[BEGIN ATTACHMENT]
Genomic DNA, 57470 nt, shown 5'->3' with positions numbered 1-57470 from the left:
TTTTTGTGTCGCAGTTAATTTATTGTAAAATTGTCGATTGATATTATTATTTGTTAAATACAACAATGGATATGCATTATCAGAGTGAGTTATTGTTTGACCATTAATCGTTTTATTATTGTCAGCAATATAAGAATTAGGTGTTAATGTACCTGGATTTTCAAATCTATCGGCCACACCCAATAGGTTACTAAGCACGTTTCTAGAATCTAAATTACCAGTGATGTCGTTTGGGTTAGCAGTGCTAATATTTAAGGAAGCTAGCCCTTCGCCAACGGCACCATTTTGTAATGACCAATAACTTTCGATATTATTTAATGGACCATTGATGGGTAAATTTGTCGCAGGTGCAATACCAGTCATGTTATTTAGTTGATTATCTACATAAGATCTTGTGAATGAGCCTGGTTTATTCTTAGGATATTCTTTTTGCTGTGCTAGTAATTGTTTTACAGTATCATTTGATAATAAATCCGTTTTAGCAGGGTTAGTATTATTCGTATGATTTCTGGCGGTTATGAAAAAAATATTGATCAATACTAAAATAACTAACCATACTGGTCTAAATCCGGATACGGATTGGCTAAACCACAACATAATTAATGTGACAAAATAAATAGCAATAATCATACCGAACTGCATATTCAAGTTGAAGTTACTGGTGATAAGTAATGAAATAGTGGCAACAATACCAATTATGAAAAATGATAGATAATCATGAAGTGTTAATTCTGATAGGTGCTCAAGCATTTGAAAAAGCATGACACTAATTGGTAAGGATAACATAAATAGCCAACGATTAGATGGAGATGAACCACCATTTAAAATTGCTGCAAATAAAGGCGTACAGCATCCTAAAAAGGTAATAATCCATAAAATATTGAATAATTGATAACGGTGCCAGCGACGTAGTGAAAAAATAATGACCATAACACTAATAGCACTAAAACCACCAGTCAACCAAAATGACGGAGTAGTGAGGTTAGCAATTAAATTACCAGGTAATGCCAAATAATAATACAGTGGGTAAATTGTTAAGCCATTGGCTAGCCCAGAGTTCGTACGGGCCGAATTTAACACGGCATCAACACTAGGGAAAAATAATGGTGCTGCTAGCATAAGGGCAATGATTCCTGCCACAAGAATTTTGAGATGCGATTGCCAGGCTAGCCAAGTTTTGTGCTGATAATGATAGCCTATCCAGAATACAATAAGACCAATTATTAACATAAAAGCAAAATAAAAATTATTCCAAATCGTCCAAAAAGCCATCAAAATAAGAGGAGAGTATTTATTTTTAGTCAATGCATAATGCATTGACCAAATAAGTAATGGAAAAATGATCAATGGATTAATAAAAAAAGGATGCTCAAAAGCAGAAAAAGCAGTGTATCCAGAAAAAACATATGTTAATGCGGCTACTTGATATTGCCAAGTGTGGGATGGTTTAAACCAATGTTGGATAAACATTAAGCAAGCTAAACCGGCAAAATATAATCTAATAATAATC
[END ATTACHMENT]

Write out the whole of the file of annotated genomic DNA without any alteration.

Genomic DNA, 57470 nt, shown 5'->3' with positions numbered 1-57470 from the left:
TTTTTGTGTCGCAGTTAATTTATTGTAAAATTGTCGATTGATATTATTATTTGTTAAATACAACAATGGATATGCATTATCAGAGTGAGTTATTGTTTGACCATTAATCGTTTTATTATTGTCAGCAATATAAGAATTAGGTGTTAATGTACCTGGATTTTCAAATCTATCGGCCACACCCAATAGGTTACTAAGCACGTTTCTAGAATCTAAATTACCAGTGATGTCGTTTGGGTTAGCAGTGCTAATATTTAAGGAAGCTAGCCCTTCGCCAACGGCACCATTTTGTAATGACCAATAACTTTCGATATTATTTAATGGACCATTGATGGGTAAATTTGTCGCAGGTGCAATACCAGTCATGTTATTTAGTTGATTATCTACATAAGATCTTGTGAATGAGCCTGGTTTATTCTTAGGATATTCTTTTTGCTGTGCTAGTAATTGTTTTACAGTATCATTTGATAATAAATCCGTTTTAGCAGGGTTAGTATTATTCGTATGATTTCTGGCGGTTATGAAAAAAATATTGATCAATACTAAAATAACTAACCATACTGGTCTAAATCCGGATACGGATTGGCTAAACCACAACATAATTAATGTGACAAAATAAATAGCAATAATCATACCGAACTGCATATTCAAGTTGAAGTTACTGGTGATAAGTAATGAAATAGTGGCAACAATACCAATTATGAAAAATGATAGATAATCATGAAGTGTTAATTCTGATAGGTGCTCAAGCATTTGAAAAAGCATGACACTAATTGGTAAGGATAACATAAATAGCCAACGATTAGATGGAGATGAACCACCATTTAAAATTGCTGCAAATAAAGGCGTACAGCATCCTAAAAAGGTAATAATCCATAAAATATTGAATAATTGATAACGGTGCCAGCGACGTAGTGAAAAAATAATGACCATAACACTAATAGCACTAAAACCACCAGTCAACCAAAATGACGGAGTAGTGAGGTTAGCAATTAAATTACCAGGTAATGCCAAATAATAATACAGTGGGTAAATTGTTAAGCCATTGGCTAGCCCAGAGTTCGTACGGGCCGAATTTAACACGGCATCAACACTAGGGAAAAATAATGGTGCTGCTAGCATAAGGGCAATGATTCCTGCCACAAGAATTTTGAGATGCGATTGCCAGGCTAGCCAAGTTTTGTGCTGATAATGATAGCCTATCCAGAATACAATAAGACCAATTATTAACATAAAAGCAAAATAAAAATTATTCCAAATCGTCCAAAAAGCCATCAAAATAAGAGGAGAGTATTTATTTTTAGTCAATGCATAATGCATTGACCAAATAAGTAATGGAAAAATGATCAATGGATTAATAAAAAAAGGATGCTCAAAAGCAGAAAAAGCAGTGTATCCAGAAAAAACATATGTTAATGCGGCTACTTGATATTGCCAAGTGTGGGATGGTTTAAACCAATGTTGGATAAACATTAAGCAAGCTAAACCGGCAAAATATAATCTAATAATAATC